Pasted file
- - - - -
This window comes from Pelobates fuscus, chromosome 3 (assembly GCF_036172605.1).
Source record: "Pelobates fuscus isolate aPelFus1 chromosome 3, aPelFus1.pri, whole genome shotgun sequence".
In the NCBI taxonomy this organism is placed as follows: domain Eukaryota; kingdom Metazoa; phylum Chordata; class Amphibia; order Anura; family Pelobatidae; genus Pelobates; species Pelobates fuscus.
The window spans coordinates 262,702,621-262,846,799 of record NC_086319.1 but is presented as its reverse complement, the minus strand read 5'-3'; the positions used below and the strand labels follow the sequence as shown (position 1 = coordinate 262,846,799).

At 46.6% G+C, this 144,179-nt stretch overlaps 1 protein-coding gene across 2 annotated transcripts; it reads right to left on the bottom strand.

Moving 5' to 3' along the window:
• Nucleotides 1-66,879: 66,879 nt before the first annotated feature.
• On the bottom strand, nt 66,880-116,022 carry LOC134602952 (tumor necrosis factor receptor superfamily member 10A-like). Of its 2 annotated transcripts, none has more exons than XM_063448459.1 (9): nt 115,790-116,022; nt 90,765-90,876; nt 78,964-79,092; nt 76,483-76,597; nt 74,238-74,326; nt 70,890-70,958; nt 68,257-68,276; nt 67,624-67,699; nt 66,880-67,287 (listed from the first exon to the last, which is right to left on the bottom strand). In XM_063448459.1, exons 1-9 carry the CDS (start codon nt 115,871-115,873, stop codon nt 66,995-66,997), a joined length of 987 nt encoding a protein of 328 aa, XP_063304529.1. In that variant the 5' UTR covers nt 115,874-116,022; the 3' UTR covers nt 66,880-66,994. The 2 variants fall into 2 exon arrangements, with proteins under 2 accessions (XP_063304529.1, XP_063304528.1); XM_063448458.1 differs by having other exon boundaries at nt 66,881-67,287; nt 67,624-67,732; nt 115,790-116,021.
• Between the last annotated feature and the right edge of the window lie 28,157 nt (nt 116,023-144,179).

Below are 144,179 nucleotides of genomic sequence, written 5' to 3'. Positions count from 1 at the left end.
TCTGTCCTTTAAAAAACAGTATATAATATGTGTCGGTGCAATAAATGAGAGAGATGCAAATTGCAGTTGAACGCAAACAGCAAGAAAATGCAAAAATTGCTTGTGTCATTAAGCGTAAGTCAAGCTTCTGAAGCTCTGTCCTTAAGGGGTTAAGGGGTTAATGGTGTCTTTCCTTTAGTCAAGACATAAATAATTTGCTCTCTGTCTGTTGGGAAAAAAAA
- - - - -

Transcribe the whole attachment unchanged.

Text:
This window comes from Pelobates fuscus, chromosome 3 (assembly GCF_036172605.1).
Source record: "Pelobates fuscus isolate aPelFus1 chromosome 3, aPelFus1.pri, whole genome shotgun sequence".
In the NCBI taxonomy this organism is placed as follows: domain Eukaryota; kingdom Metazoa; phylum Chordata; class Amphibia; order Anura; family Pelobatidae; genus Pelobates; species Pelobates fuscus.
The window spans coordinates 262,702,621-262,846,799 of record NC_086319.1 but is presented as its reverse complement, the minus strand read 5'-3'; the positions used below and the strand labels follow the sequence as shown (position 1 = coordinate 262,846,799).

At 46.6% G+C, this 144,179-nt stretch overlaps 1 protein-coding gene across 2 annotated transcripts; it reads right to left on the bottom strand.

Moving 5' to 3' along the window:
• Nucleotides 1-66,879: 66,879 nt before the first annotated feature.
• On the bottom strand, nt 66,880-116,022 carry LOC134602952 (tumor necrosis factor receptor superfamily member 10A-like). Of its 2 annotated transcripts, none has more exons than XM_063448459.1 (9): nt 115,790-116,022; nt 90,765-90,876; nt 78,964-79,092; nt 76,483-76,597; nt 74,238-74,326; nt 70,890-70,958; nt 68,257-68,276; nt 67,624-67,699; nt 66,880-67,287 (listed from the first exon to the last, which is right to left on the bottom strand). In XM_063448459.1, exons 1-9 carry the CDS (start codon nt 115,871-115,873, stop codon nt 66,995-66,997), a joined length of 987 nt encoding a protein of 328 aa, XP_063304529.1. In that variant the 5' UTR covers nt 115,874-116,022; the 3' UTR covers nt 66,880-66,994. The 2 variants fall into 2 exon arrangements, with proteins under 2 accessions (XP_063304529.1, XP_063304528.1); XM_063448458.1 differs by having other exon boundaries at nt 66,881-67,287; nt 67,624-67,732; nt 115,790-116,021.
• Between the last annotated feature and the right edge of the window lie 28,157 nt (nt 116,023-144,179).

Below are 144,179 nucleotides of genomic sequence, written 5' to 3'. Positions count from 1 at the left end.
TCTGTCCTTTAAAAAACAGTATATAATATGTGTCGGTGCAATAAATGAGAGAGATGCAAATTGCAGTTGAACGCAAACAGCAAGAAAATGCAAAAATTGCTTGTGTCATTAAGCGTAAGTCAAGCTTCTGAAGCTCTGTCCTTAAGGGGTTAAGGGGTTAATGGTGTCTTTCCTTTAGTCAAGACATAAATAATTTGCTCTCTGTCTGTTGGGAAAAAAAA